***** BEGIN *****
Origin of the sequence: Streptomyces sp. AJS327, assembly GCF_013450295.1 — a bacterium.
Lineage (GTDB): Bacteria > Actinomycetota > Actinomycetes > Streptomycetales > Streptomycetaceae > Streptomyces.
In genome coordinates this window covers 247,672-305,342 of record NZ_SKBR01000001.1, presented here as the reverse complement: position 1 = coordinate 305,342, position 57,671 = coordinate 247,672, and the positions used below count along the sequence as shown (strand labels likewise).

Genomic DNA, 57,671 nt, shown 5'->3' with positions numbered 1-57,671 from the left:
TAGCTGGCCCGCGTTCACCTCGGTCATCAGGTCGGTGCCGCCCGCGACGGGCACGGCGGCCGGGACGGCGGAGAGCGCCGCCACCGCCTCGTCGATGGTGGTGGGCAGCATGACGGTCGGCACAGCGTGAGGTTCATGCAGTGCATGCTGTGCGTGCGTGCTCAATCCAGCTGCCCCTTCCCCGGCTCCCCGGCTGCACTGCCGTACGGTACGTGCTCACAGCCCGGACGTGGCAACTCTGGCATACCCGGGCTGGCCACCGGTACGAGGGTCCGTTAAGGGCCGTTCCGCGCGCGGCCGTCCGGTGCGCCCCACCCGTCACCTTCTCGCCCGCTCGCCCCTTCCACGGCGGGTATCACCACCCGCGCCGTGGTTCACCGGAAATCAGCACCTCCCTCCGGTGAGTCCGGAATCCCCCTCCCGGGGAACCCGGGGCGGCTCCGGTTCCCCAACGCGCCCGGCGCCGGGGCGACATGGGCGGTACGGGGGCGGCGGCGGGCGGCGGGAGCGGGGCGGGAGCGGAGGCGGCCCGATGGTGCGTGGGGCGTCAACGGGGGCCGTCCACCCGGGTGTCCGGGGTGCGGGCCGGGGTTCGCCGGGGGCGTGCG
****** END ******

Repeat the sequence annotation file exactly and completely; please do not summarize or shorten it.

Origin of the sequence: Streptomyces sp. AJS327, assembly GCF_013450295.1 — a bacterium.
Lineage (GTDB): Bacteria > Actinomycetota > Actinomycetes > Streptomycetales > Streptomycetaceae > Streptomyces.
In genome coordinates this window covers 247,672-305,342 of record NZ_SKBR01000001.1, presented here as the reverse complement: position 1 = coordinate 305,342, position 57,671 = coordinate 247,672, and the positions used below count along the sequence as shown (strand labels likewise).

Genomic DNA, 57,671 nt, shown 5'->3' with positions numbered 1-57,671 from the left:
TAGCTGGCCCGCGTTCACCTCGGTCATCAGGTCGGTGCCGCCCGCGACGGGCACGGCGGCCGGGACGGCGGAGAGCGCCGCCACCGCCTCGTCGATGGTGGTGGGCAGCATGACGGTCGGCACAGCGTGAGGTTCATGCAGTGCATGCTGTGCGTGCGTGCTCAATCCAGCTGCCCCTTCCCCGGCTCCCCGGCTGCACTGCCGTACGGTACGTGCTCACAGCCCGGACGTGGCAACTCTGGCATACCCGGGCTGGCCACCGGTACGAGGGTCCGTTAAGGGCCGTTCCGCGCGCGGCCGTCCGGTGCGCCCCACCCGTCACCTTCTCGCCCGCTCGCCCCTTCCACGGCGGGTATCACCACCCGCGCCGTGGTTCACCGGAAATCAGCACCTCCCTCCGGTGAGTCCGGAATCCCCCTCCCGGGGAACCCGGGGCGGCTCCGGTTCCCCAACGCGCCCGGCGCCGGGGCGACATGGGCGGTACGGGGGCGGCGGCGGGCGGCGGGAGCGGGGCGGGAGCGGAGGCGGCCCGATGGTGCGTGGGGCGTCAACGGGGGCCGTCCACCCGGGTGTCCGGGGTGCGGGCCGGGGTTCGCCGGGGGCGTGCG